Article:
Book Review: Wolfsbane by Ronie Kendig

I began reading Ronie Kendig's books with the release of her SciFi space opera Brand of Light and became hooked on her writing.

An established author with more than two dozen books in her arsenal, I can see why she has so many devoted fans.

I read the Tox Files this year (fantastic series) and chased it with the Book of the Wars starring Leif, the youngest member of the Metcalfe family. In the course of those series, Canyon Metcalfe (Leif's older brother) pops up, and we are introduced to the large Metcalfe family. Given the snippet of Canyon's backstory in the Book of the Wars and with the upcoming release of Stone, when I discovered Canyon's story had already been told in the Discarded Heroes series, I had to go back and read this book.

Canyon Metcalfe has made some whopper mistakes in his life. It seems to him that despite his desire to do what is right, he finds himself in the thick of doing what is wrong. A verse by the Apostle Paul in Rom 7:15 comes to mind... "For I do not understand my own actions. For I do not do what I want, but I do the very thing I hate." Canyon loves his family and is devoted to them, but past mistakes created a rift between one of his brothers and himself that he has never succeeded in mending, and he still feels the burden of his family's judgment. To add to that burden, while serving in the Army Special Forces, a mission went terribly wrong and cost him the lives of people he cared for and his career. Being sworn to secrecy, he could not fight the charges or explain to his family why the media blamed him for the incident. I appreciate Canyon's struggle to redeem himself from his past mistakes and the very real (very wrong) ways he tried to cope. His character is vivid, dynamic, and believable. From the outset, the reader is rooting for Canyon to be proven to be the man we know he is on the inside.

Enter, Danielle Roark. Daughter of a powerful senator, the Demolitions Expert with the Corps of Engineers was captured while on mission in Venezuela and held captive for six months by a general. At his hands, she was brutalized and suffered abuse of every kind. After planning and executing her own daring escape, she is picked up adrift in the Caribbean Sea. Though she makes a full physical recovery, the severe psychological trauma incapacitates her for a time. Into that state of depression, a bomb is dropped on her head--the bureaucrats think she's lying about everything. Forced to go back to Venezuela to prove her innocence, Danielle is escorted by an under-the-radar special forces team which includes our beloved Canyon, one of the few men Danielle has encountered since her capture with whom she feels safe.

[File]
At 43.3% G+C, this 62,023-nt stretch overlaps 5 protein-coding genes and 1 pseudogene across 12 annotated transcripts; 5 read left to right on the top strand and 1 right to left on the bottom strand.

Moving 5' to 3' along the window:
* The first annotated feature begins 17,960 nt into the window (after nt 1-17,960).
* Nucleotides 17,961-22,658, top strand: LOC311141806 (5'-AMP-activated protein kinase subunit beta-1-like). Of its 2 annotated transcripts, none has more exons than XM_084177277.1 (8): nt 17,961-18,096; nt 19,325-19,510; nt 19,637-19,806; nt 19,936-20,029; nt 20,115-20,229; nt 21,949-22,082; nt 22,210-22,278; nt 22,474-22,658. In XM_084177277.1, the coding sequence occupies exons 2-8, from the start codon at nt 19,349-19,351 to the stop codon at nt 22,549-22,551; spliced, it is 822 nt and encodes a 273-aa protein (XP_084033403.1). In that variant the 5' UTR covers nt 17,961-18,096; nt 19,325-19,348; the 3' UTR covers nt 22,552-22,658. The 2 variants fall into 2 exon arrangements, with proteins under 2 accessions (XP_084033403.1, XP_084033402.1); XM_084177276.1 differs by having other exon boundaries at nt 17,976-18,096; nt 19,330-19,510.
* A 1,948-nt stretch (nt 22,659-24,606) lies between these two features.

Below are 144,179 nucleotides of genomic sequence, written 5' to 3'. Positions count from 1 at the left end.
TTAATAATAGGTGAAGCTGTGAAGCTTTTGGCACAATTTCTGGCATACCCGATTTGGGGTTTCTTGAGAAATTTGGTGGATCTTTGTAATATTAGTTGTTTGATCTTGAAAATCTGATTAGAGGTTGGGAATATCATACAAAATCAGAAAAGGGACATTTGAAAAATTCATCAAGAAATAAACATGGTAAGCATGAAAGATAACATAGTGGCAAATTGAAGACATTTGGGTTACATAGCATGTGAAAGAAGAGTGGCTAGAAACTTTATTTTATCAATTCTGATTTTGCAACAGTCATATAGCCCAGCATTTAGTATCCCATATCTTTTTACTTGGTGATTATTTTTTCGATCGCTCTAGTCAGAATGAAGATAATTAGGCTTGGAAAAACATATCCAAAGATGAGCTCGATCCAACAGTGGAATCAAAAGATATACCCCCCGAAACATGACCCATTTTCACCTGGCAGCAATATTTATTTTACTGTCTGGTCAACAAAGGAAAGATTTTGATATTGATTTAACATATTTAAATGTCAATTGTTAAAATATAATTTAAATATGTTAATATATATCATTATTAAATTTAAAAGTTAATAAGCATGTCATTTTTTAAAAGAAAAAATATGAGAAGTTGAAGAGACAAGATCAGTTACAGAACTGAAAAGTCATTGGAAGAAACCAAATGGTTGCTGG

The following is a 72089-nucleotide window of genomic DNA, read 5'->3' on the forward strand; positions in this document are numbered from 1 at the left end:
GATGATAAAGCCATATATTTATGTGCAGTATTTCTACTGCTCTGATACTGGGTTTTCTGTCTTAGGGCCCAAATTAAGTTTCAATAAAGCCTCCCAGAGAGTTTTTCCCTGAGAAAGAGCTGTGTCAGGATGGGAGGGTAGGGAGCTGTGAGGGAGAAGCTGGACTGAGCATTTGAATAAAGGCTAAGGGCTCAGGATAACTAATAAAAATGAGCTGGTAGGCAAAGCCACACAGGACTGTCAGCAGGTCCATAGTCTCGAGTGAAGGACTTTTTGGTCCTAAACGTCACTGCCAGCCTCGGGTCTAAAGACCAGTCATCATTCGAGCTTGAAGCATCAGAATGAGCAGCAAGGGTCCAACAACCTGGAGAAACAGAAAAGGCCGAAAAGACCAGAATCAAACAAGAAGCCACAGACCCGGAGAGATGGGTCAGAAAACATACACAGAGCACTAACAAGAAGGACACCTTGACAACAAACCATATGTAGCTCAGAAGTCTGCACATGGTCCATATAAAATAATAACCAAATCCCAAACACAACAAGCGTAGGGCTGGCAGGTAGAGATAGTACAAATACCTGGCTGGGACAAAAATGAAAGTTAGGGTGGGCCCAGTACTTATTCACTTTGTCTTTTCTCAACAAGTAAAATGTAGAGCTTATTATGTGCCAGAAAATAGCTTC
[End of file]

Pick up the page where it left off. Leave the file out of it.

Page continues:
In the film industry, there is a phrase used to describe the timing of a scene that exemplifies Ronie Kendig's writing style: Show up late and leave early. We are dropped straight into the action in Wolfsbane, action that doesn't let up until the Epilogue. I began reading this book one evening and was so fully engrossed in the story (a whopping 440 pg story) that I couldn't put it down till I finished it the next day. Not kidding ya'll, I had my kindle in one hand and was flipping french toast slices on the stove with the other. The plot was that good.

I love the courage of Danielle and Canyon amidst their fallibility. The chemistry between these characters is everything a reader wants to see in a story. Canyon is able to see past Danielle's brokenness after her captivity to the spunky fighter beneath the trauma. Danielle, in turn, sees Canyon for the hero he is and demands that he live up to her expectations and his potential. Behind the hero and heroine are a cast of supporting characters that could all (and some do) have their own books owing to their 3D nature. I'm beyond excited to see the stories of the Metcalfe family play out beginning with the release of Stone on January 6th. We get a good snapshot of his character in Wolfsbane, a character that deserves a happily ever after.

All in all, I give Wolfsbane Five Stars. It's going on my re-read shelf right next to the Tox Files and the Droseran Saga. I strongly recommend this book if you like high action, modern military novels. (Ronie Kendig's publishing imprint is named Rapid-Fire Fiction, if that gives you any clues to how she rolls.) However, I would caution readers that although this story is not graphic in its descriptions, it does discuss sexual abuse and the resulting mental trauma. As such, I wouldn't recommend it for young teens or someone who is sensitive to those topics. Not a light read by any definition, but oh so good and has a phenomenal happily ever after.

Wolfsbane is available on kindle, paperback, and you can request your library to order a copy.

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